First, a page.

Both forms of PT are needed and both serve their different purposes. Connections that work are what is needed, case point with Kotara is how far to walk for commuters from Park Ave to the station from a bus stop, same on other side but at least there are buses closer to that station. To walk to the Reserve, could be done but either end of housing cluster would be long and then getting across busy Carnley Ave would be problematic. Realistically though with the population base around Kotara there is little if any possible case for any housing growth which is the only way more stopping services would be needed.
Again any aspect of having a station build for the Tafe would need to have a really strong case with numbers, especially when there are buses that run along the Pacific Highway and stop at the front of the Tafe, a short walk also from Hamilton station. As I said before, a new station between Islington Jct and Clyde st would be the only spot for it, but it would create a lot of issues for the level crossing delays, also fitting the trains into the timetables, stopping trains add at least 3 minutes to the tt, 1 minute to stop, 1 at the station and 1 to acceleration, and that's the very least.
Warabrook. The reason for the station was two fold, firstly it came as a result of the old Abatoirs being closed and the new housing estate of Warabrook being developed back in the 80's. The other reason was the building of the uni and its extension into a top uni that attracted students not just from the local area but from o/seas as well. There was a very strong business case for it to happen and why it happened. Thing is when one looks at the considerable amount of car parks in the complex, along with the amount of buses that also go into the campus, and mostly stop at more convenient stops closer to the majority of lecture rooms, its no wonder not that many use the station. Thing I notice is how many travel by train also take push bikes with them and ride from the top of the lifts to the campus.
As for people supposedly jumping off moving trains even on 620cl that is a load of rubbish, only those wanting to commit suicide would do so, even if you went back to the old steam services, a train that stopped at Waratah would have been going no less than around 50km/h with a 30tank or faster with 32/35/36cl, as they would have gained speed after the grade and coal road flyover. Same in the opposite direction with Sandgate, although they would have a bit slower after stopping there, if a through service the speed would have been greater.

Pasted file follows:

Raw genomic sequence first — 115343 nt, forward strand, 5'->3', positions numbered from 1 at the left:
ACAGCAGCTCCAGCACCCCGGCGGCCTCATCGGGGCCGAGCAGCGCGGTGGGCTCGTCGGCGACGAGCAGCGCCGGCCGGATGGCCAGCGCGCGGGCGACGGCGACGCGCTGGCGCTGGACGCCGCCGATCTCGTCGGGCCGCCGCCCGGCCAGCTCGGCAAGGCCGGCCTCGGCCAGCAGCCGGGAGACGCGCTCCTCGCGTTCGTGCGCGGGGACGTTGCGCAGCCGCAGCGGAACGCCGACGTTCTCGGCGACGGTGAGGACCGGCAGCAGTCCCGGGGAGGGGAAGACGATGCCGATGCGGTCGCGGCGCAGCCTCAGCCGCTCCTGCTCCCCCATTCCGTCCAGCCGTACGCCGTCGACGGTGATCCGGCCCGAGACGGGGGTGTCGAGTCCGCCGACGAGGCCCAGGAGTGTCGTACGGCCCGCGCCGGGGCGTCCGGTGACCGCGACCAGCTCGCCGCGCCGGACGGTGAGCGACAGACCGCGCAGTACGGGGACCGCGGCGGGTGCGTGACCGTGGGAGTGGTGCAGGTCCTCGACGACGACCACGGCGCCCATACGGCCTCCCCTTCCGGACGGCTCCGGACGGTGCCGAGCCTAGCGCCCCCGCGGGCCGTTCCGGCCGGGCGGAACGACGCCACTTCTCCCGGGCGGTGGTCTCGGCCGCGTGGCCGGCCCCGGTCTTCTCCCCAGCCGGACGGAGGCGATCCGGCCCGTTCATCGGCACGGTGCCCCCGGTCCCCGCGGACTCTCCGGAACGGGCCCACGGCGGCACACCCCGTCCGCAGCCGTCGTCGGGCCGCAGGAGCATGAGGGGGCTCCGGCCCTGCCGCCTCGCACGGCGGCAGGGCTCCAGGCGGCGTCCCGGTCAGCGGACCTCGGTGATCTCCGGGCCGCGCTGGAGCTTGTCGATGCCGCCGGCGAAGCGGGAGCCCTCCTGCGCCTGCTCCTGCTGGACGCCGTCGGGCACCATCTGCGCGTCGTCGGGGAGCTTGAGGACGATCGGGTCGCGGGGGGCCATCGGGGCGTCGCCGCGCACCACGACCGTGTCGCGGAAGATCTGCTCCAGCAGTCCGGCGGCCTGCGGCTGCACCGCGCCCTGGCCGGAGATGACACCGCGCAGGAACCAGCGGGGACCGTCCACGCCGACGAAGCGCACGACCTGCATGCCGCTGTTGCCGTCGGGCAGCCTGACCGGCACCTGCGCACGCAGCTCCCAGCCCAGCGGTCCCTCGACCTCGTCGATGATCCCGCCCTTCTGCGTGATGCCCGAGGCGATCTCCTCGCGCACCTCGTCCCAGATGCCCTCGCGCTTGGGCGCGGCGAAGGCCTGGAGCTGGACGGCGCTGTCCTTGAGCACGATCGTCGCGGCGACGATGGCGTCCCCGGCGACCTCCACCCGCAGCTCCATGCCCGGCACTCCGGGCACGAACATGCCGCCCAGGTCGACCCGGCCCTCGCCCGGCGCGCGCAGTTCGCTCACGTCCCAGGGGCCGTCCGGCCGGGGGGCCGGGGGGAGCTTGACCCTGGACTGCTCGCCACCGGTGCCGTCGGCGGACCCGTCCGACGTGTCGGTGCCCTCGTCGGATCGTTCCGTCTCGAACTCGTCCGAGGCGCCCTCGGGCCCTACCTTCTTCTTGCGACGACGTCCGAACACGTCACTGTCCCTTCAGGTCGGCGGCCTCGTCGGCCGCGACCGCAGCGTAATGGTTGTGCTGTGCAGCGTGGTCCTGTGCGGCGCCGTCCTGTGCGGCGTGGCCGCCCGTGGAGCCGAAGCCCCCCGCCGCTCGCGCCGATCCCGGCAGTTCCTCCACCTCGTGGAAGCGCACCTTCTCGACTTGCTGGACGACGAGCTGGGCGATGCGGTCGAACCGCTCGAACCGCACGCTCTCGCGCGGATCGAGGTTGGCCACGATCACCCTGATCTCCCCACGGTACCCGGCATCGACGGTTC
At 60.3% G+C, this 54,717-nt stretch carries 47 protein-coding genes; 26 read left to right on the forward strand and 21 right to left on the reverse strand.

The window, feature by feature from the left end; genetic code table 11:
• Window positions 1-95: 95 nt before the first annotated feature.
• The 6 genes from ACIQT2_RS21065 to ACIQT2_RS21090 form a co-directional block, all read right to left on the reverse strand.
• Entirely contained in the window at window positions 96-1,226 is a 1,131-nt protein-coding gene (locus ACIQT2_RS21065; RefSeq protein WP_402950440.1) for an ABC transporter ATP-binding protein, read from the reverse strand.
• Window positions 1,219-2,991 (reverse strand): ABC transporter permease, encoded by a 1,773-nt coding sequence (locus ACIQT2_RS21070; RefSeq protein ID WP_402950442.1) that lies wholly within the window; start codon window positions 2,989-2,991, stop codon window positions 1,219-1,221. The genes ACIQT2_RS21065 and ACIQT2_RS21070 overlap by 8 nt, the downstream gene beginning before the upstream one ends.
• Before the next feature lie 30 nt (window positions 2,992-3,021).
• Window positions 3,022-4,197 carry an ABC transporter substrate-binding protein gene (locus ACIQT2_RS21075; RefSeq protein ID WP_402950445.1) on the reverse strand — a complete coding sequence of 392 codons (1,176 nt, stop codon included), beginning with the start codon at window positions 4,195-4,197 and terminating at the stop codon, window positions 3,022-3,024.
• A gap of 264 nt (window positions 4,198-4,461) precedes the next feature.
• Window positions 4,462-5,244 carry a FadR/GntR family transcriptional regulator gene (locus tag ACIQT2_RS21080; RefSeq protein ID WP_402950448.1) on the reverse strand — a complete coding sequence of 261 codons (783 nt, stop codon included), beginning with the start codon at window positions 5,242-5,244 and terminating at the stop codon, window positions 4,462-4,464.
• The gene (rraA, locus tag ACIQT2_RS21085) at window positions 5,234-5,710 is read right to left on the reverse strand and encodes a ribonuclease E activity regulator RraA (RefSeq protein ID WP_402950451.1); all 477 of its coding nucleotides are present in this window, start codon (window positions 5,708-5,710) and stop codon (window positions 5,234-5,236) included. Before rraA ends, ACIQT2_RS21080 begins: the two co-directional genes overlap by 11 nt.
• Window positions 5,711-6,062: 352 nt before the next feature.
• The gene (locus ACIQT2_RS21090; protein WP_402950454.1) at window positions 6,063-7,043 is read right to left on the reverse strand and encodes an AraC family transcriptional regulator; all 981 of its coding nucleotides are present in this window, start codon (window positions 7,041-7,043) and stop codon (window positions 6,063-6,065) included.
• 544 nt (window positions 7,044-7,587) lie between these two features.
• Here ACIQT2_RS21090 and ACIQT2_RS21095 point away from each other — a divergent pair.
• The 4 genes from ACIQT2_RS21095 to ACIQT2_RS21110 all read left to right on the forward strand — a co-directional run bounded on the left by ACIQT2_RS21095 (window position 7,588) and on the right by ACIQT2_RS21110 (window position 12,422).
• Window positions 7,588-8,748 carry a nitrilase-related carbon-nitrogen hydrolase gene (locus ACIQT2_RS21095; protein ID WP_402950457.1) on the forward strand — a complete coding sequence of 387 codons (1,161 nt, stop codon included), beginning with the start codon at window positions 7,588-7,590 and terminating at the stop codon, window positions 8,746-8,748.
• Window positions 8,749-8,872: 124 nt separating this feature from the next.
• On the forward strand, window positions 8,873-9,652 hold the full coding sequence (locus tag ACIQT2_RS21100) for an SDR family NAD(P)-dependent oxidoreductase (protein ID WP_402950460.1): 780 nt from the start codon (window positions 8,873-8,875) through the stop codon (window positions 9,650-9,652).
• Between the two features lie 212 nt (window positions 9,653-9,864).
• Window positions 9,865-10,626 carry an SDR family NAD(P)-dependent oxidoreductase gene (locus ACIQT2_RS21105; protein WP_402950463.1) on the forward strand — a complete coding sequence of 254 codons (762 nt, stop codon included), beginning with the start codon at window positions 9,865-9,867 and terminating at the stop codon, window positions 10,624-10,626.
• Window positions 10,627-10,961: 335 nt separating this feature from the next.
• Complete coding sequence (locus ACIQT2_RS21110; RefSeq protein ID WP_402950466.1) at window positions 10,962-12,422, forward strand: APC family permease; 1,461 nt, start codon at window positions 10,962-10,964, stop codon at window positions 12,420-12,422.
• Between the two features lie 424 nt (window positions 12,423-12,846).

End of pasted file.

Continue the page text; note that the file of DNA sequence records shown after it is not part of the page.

The putting in of lights at Adamstown is dumb, as its not going to eliminate the problem of how long the crossing is blocked for. The putting in of lifts there means its going to stay, yet its a station that really does not need them as far as urgency is concerned. A gate controlled by track circuits with a protected pedestrian crossing would work, if people who used the station used their brains. The only real long term solution is for either an overbridge or under bridge to take the traffic on Glebe Road, only problem may be the pub would not like it as it may take away custom, access to the old driver training area would be no issue as there is enough vacant land available for access in to that spot.
There may be some inconveniences to people in nearby surrounding areas, but at least there would be no more bells ringing for ages while the 1.5m and longer length trains going through there.
At the end of the day, I am all for improved PT, especially for areas that need them a station was also built at Metford for what was an expanding area, every train stops there, at least those I have been on, even the skipping ones, yet at best it may have 1/2 dozen people get on or off, often no one on or off. That area has not developed, a good sized carpark was put in and its rare to see a dozen or so cars in there.
Certainly there really needs to be a real hard look at PT services in the Hunter region, especially as its still the biggest growth area in NSW, but go to all the road intersections to the by passes and see how many cars are parked there as so many use shared car traveling to Sydney and other areas. There are several large new estates at Rutherland and across to where the old Station of Farley was, could there be a case for a station to be built there? Who knows! But the majority of people are still car centric in their travel use.